Review: Burial Rites by Hannah Kent
It took me quite a while to review this book because it was honestly fantastic. It's the best book I've read this year so far, without a doubt. I don't know how else to describe it following those words, so here are some reasons why I loved it so much:
- The setting- so beautifully realised. The book is set in Iceland in the early 1800s, following the life of orphan servant Agnes Magnusdottir, who was the last woman to be executed in Iceland in 1829. Icelandic culture is not one I know much about, and I felt like I learnt a lot whilst reading this, which I love. The landscape beautifully reflected the bleakness of the story, so much that it slightly scared me.
- The character of Agnes. I loved that she was not a perfect, well behaved heroine. She was not She was intelligent enough to scare other women because of what she could do or say, and intelligent enough to realise that this made her an outcast. She was a character so disliked in her environment that it pains me to think of how much I would love her if I met her in the everyday.
- The historical period- so beautifully executed. Hannah Kent had obviously done so much research (2 years to be exact) that the time period was so vivid and came across perfectly. None of the dialogue or plotting seemed false for the time, and I felt transported every time I picked up the book to read.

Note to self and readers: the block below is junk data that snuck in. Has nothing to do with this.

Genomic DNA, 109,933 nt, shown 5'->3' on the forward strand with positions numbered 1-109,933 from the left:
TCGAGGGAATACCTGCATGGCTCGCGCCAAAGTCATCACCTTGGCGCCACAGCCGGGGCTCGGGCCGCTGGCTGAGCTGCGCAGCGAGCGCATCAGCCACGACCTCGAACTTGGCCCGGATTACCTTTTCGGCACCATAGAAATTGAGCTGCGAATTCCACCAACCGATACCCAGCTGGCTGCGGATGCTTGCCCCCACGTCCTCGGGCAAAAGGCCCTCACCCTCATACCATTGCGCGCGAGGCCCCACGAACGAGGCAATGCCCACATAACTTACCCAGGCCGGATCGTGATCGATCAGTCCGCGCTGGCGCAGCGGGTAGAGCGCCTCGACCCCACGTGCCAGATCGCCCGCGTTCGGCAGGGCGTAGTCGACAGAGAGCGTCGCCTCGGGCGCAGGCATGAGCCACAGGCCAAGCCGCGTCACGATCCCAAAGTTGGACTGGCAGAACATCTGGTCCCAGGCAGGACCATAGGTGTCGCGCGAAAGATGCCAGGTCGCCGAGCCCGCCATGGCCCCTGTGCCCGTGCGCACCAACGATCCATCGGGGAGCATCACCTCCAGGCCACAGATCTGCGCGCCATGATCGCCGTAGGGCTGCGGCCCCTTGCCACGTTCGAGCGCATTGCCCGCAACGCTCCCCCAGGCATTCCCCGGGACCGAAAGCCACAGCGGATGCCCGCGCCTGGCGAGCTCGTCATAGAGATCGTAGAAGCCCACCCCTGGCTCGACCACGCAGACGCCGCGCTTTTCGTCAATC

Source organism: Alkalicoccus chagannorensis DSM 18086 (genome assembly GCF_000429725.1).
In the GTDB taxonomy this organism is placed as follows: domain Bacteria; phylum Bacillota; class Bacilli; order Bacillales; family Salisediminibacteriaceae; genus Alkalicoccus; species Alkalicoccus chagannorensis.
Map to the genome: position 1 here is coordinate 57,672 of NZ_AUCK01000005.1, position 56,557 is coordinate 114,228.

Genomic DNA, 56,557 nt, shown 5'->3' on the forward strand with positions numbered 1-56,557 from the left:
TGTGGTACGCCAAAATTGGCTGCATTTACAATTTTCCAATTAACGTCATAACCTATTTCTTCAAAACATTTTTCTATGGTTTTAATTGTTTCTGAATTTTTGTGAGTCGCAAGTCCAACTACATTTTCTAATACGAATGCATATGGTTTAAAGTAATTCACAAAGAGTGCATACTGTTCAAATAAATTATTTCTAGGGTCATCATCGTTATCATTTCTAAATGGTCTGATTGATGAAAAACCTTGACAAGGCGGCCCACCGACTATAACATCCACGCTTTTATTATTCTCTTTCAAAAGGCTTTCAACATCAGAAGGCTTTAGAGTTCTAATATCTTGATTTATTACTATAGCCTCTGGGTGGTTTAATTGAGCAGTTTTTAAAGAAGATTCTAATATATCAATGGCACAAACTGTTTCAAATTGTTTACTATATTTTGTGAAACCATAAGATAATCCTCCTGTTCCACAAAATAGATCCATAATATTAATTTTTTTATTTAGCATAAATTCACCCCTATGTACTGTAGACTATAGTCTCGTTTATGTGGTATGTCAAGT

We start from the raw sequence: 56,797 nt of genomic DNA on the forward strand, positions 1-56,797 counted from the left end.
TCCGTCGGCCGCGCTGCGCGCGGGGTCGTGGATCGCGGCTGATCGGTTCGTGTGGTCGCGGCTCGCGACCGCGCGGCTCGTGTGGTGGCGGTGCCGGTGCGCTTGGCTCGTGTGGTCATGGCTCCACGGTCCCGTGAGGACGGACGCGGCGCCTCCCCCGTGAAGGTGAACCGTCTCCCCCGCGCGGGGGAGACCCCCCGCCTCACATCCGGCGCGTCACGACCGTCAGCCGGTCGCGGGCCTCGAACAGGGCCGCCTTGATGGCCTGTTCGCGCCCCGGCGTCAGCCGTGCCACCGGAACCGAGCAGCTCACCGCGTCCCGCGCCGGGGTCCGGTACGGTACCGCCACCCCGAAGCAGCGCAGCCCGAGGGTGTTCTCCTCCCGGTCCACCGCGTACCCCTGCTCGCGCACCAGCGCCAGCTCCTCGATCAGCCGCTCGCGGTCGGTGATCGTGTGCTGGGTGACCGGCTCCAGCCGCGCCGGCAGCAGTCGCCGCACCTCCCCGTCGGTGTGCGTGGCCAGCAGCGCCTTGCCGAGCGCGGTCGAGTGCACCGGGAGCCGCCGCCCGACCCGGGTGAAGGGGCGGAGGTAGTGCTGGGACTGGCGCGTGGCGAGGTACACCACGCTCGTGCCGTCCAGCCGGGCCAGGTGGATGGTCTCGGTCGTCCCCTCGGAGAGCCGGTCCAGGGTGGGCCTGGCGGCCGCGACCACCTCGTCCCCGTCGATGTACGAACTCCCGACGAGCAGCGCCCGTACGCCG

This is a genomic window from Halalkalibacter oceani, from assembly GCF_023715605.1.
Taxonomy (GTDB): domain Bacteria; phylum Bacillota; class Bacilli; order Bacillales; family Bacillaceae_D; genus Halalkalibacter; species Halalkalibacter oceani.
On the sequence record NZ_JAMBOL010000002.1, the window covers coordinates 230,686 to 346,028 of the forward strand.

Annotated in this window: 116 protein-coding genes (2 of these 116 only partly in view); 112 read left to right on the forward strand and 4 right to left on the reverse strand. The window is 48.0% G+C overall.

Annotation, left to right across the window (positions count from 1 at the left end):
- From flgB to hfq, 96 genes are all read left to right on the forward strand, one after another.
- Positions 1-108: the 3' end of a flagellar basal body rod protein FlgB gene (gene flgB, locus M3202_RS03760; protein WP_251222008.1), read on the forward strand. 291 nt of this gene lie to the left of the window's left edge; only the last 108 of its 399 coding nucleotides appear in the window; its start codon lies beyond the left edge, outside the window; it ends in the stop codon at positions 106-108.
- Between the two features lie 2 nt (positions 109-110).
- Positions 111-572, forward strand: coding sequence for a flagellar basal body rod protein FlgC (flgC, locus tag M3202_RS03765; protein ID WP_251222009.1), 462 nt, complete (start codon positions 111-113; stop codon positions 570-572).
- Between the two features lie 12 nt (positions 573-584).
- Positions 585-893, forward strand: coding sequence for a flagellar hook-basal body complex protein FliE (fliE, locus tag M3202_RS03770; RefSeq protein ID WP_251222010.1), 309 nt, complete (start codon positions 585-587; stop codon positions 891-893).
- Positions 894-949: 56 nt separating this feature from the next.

- The use of other media- letters, poems etc. I always love this when an author tries their hand at putting in other pieces of information into their novel, sometimes written by themselves, sometimes factual. It always manages to sketch out the background so well and flesh out a tale.
- The ending. It's proved inevitable just by reading the back cover of the book, but I still felt myself wanting to scream out nooooo when it happened. I just wanted Toti to run off with Agnes on his back, saving her.
What was it about? The difference between who you are and what people see you as, and how this can affect your life.
Would I recommend? Absolutely, yes, I don't know how it even took me this long. I loved it. Read it, everyone.
P.S. There was also a very inspirational interview with Hannah Kent in the back of my copy, talking about how she got around to writing the book and her writing practices once she started. She wrote 1000 words a day to get her manuscript done, come hell or highwater, and it took her I believe around three months. This seems like a good structure to me, one I'd like to emulate. Anyway, I would definitely recommend reading the interview in the back of the paperback copy, very interesting even if you're not into writing.